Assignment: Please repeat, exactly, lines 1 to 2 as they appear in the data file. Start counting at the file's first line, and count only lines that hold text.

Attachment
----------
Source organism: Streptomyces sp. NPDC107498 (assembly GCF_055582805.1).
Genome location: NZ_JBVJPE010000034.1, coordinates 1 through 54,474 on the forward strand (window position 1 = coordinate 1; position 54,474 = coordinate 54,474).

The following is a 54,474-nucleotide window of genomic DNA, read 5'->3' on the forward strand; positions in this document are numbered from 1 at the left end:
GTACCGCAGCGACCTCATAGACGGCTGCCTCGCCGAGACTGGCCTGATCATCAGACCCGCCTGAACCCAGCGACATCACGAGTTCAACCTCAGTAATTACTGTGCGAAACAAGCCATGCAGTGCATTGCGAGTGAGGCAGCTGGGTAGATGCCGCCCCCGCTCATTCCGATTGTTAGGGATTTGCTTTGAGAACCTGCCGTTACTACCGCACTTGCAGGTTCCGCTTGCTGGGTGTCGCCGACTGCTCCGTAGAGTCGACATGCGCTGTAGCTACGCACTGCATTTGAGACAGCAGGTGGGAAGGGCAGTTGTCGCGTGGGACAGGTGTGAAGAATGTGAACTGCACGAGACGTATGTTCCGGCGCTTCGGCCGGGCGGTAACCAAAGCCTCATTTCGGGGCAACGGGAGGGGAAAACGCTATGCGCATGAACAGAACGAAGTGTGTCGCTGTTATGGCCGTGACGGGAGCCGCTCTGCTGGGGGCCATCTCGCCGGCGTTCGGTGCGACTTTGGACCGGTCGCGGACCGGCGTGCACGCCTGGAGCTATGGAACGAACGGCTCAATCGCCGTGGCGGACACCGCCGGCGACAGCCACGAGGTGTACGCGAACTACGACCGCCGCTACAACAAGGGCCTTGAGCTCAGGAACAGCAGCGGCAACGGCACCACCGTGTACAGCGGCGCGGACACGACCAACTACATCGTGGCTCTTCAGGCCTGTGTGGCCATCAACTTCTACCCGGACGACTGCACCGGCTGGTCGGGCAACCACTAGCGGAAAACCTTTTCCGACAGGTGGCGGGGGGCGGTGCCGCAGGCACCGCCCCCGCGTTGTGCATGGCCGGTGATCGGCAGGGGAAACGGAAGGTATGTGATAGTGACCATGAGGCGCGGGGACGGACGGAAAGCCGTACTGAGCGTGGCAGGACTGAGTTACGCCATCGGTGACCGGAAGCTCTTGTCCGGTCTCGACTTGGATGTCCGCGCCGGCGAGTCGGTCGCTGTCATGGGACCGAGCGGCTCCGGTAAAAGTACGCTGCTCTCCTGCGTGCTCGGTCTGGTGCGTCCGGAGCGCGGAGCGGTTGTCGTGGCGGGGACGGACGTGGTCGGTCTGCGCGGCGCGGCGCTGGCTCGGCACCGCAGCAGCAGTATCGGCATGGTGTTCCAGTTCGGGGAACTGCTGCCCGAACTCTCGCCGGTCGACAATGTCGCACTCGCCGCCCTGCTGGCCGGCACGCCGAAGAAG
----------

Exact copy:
Source organism: Streptomyces sp. NPDC107498 (assembly GCF_055582805.1).
Genome location: NZ_JBVJPE010000034.1, coordinates 1 through 54,474 on the forward strand (window position 1 = coordinate 1; position 54,474 = coordinate 54,474).